Escozul is a commercial product made from the venom of Rhopalurus junceus, a rare blue scorpion, found only in Cuba. It is being promoted online and elsewhere as an effective natural treatment for cancer. That claim is unfounded. In fact, Cuban health officials have warned against this product and emphasized that Cuba has not developed or approved any drug from the venom suitable for human use.
Promoters have claimed that Escozul has pain-killing, immune system-regulating, antioxidant, and anti-inflammatory properties and is an effective treatment for some types of cancer, particularly prostate cancer. I've also seen claims that it can be used to treat AIDS. Suggestions that cancer patients have benefited from taking Escozul are anecdotal and have not been substantiated. Furthermore, a search of the medical literature turns up no scientific studies of this supposed treatment.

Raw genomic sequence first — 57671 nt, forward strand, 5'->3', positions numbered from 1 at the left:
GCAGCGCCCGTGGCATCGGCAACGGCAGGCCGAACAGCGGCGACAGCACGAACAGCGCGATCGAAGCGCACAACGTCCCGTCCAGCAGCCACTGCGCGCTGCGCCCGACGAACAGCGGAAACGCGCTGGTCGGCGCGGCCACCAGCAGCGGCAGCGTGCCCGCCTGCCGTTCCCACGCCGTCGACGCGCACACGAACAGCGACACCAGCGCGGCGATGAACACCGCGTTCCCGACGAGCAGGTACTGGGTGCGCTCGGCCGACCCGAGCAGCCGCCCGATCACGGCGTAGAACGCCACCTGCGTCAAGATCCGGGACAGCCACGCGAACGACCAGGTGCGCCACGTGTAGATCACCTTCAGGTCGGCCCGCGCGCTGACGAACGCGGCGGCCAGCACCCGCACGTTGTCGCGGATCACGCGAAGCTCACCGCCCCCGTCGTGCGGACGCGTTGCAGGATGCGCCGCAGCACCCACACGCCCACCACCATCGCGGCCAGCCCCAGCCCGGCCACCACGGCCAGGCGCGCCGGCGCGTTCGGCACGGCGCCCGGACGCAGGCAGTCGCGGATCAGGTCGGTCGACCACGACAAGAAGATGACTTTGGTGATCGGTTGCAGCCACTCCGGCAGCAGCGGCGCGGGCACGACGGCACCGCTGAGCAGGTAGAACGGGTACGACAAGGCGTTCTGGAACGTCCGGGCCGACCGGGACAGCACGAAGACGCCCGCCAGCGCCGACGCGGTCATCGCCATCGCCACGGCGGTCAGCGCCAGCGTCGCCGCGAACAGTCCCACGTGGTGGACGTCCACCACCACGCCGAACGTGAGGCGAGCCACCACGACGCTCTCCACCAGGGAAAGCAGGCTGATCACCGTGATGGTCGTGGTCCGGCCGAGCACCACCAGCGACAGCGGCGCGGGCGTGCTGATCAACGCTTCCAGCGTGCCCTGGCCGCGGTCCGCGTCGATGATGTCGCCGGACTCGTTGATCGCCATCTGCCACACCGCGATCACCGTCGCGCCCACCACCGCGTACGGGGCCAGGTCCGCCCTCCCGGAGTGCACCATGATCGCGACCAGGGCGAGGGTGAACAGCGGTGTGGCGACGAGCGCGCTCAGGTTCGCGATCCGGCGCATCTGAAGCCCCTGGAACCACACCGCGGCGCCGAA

According to a statement from the director general of Cuba's Bureau of Regulation for Health Protection and the State Center for the Quality Control of Medicine, some laboratory research has been done on Escozul. But these studies were described as "preclinical," and not involving human subjects. I understand that some pharmacological and toxicological studies were carried out on animals. These are the usual first phases of research to determine whether or not a new product causes harm and how it behaves pharmacologically. But Cuban health authorities insist that they have not authorized the production or use of Escozul because they have no evidence for its safety and efficacy in the treatment of disease in humans.
It would be particularly foolish to pin your hopes on Escozul or other unproven cancer therapies in place of using treatments known to be effective.
Andrew Weil, M.D.